In view of the preceding, it is possible that a high concentration mixture consisting of androstadienone, andrdostenone, and androstenol could concurrently elicit the three emotional states that facilitate physical attraction. Note that to concoct a proper blend of pheromones, one would need to consider the inverted U curve effect, the ideal concentration ratios of various pheromones, the effective distance under which the pheromone mixture could exert its effects, and the side effects from applying them (such as offending other men).

III. Social Context

One aspect of pheromones that has not been discussed is the social context in which attractions can occur. For instance, consider Romeo and Juliet. If Juliet were an older woman who fully appreciated her social standing, she might not have considered Romeo her potential lover. Romeo’s status as the member of Montague may have removed him from the set of all her potential mates.

The support for the above view is based on some evidence that also supports the following proposition: mating does not affect only the parties that are about to engage in sexual activities but also affects people around the couple. For example consider coral-dwelling fish, gobiodon erythrospilus. During its development, exposure to fish of one gender will cause a young fish to develop into the gender opposite that of its adult partners. The resulting group of fish is more likely to have an equal number of males and females, and therefore, it has greater reproductive capacity [14]. In addition, the presence of adult fish also speeds up the developmental rate and size of the young.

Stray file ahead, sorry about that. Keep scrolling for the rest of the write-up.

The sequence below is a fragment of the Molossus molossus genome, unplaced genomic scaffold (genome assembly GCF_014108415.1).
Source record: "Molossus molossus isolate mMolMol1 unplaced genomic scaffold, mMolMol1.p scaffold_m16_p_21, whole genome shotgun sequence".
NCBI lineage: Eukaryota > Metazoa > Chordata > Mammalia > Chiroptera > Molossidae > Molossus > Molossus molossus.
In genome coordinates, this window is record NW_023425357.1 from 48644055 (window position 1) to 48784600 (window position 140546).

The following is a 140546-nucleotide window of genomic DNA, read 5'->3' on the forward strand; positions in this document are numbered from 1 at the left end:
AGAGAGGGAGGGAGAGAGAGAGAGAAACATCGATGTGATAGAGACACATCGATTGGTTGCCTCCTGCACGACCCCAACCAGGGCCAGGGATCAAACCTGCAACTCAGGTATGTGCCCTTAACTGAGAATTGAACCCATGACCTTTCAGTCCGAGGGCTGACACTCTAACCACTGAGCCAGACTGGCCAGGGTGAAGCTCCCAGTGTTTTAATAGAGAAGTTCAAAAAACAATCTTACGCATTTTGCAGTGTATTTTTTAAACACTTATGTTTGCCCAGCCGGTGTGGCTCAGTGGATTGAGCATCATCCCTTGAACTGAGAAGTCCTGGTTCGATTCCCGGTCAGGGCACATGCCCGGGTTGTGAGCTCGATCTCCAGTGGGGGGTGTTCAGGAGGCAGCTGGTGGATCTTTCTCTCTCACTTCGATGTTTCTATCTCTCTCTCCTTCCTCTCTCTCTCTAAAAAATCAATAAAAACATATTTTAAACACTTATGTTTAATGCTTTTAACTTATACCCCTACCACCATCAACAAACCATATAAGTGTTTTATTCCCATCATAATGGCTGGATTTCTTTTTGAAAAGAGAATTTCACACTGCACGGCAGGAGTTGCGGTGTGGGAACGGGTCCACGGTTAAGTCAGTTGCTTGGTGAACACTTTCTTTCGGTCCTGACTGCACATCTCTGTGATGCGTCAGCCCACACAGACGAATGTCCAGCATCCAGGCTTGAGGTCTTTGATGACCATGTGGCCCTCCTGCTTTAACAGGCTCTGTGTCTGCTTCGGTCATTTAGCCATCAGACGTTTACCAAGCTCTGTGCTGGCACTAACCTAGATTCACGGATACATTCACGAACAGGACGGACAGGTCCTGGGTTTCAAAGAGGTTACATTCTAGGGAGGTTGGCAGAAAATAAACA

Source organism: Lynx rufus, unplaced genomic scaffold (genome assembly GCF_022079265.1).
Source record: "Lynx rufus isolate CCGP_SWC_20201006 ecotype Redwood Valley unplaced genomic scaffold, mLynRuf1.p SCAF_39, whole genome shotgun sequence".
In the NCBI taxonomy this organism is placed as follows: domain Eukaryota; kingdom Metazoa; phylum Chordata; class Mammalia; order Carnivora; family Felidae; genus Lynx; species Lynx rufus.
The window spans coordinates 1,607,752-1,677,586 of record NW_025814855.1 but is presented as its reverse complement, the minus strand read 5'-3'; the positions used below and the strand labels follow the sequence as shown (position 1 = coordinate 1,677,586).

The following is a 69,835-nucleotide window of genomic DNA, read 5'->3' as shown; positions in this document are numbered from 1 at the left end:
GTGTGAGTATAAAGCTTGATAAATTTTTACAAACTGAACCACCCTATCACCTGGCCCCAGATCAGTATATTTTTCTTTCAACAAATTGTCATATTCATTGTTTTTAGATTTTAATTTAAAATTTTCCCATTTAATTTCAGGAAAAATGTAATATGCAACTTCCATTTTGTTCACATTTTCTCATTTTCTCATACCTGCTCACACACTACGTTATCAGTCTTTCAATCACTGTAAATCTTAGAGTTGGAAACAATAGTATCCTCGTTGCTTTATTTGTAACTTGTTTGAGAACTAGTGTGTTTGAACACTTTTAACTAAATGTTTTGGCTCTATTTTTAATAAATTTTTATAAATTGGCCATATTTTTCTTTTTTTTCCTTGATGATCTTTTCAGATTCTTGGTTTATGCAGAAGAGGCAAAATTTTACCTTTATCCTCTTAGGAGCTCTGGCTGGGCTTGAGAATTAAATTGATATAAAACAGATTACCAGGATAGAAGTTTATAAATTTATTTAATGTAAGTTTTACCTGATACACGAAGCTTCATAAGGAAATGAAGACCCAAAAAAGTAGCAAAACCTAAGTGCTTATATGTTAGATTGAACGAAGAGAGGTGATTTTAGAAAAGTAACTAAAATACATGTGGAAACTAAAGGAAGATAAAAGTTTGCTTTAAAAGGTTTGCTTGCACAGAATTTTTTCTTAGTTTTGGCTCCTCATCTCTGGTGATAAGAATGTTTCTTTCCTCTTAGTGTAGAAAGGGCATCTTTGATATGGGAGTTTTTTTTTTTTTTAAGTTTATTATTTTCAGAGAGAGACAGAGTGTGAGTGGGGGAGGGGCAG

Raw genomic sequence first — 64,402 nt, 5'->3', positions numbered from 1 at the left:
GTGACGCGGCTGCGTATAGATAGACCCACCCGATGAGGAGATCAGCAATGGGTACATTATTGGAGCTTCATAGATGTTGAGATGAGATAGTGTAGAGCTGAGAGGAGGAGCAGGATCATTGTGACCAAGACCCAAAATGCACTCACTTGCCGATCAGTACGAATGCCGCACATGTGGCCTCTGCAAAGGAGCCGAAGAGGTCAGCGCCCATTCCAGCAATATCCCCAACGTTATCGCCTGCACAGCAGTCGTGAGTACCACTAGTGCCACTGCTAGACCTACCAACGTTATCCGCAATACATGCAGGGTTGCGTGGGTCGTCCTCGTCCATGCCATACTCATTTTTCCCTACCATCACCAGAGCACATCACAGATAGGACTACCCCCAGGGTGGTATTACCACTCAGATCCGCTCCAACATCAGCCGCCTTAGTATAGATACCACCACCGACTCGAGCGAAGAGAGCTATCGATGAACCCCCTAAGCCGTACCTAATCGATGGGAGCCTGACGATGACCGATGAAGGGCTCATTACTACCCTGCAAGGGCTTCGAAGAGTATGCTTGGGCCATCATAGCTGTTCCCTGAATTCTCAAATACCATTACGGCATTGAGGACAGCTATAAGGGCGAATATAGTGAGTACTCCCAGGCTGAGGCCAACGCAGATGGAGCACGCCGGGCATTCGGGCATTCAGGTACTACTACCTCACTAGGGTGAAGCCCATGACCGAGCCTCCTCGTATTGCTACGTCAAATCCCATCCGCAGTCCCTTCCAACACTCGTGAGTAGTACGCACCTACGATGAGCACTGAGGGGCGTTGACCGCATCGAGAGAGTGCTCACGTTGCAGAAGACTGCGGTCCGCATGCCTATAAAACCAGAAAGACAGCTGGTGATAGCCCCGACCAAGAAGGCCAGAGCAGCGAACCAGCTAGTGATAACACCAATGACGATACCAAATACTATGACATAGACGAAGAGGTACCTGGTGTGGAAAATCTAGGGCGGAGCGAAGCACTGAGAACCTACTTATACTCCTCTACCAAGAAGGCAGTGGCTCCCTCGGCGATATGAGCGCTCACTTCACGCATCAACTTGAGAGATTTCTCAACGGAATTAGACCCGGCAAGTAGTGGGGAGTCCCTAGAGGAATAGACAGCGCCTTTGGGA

The study above teaches that mating is governed partially by the reproductive needs of the group to which the young fish belongs. Furthermore, it illustrates a mechanism for alerting young members in the group about the group’s reproductive capacity. When the reproductive capacity decreases due to the imbalance in the number of male and female fish, young fish compensate by evolving into the gender to which fewer number of fish belong.

The study leads one to wonder if the preceding concept is applicable to humans in some way. It also leads one to wonder whether people’s mating activity itself could be viewed in the context of society. Furthermore, it leads one to ask how a pheromone would affect group behavior.

Unfortunately, no one knows the extent to which pheromones might be involved. However, there is one example which is related to women’s menstruation. It has been shown that when women are in close proximity to each other for extended duration, their menstrual cycles will synchronize [15], [16]. Some have explained this phenomenon as follows: when all women menstruate at the same time, they also emit pheromones which signal the mating readiness of the group as a whole. The synchronization is desirable, because the concurrence of the pheromone emission by many would amplify the mating signal and therefore draw an increased number of male suitors. This is analogous to the way in which male crickets will synchronize their mating songs to attract female crickets.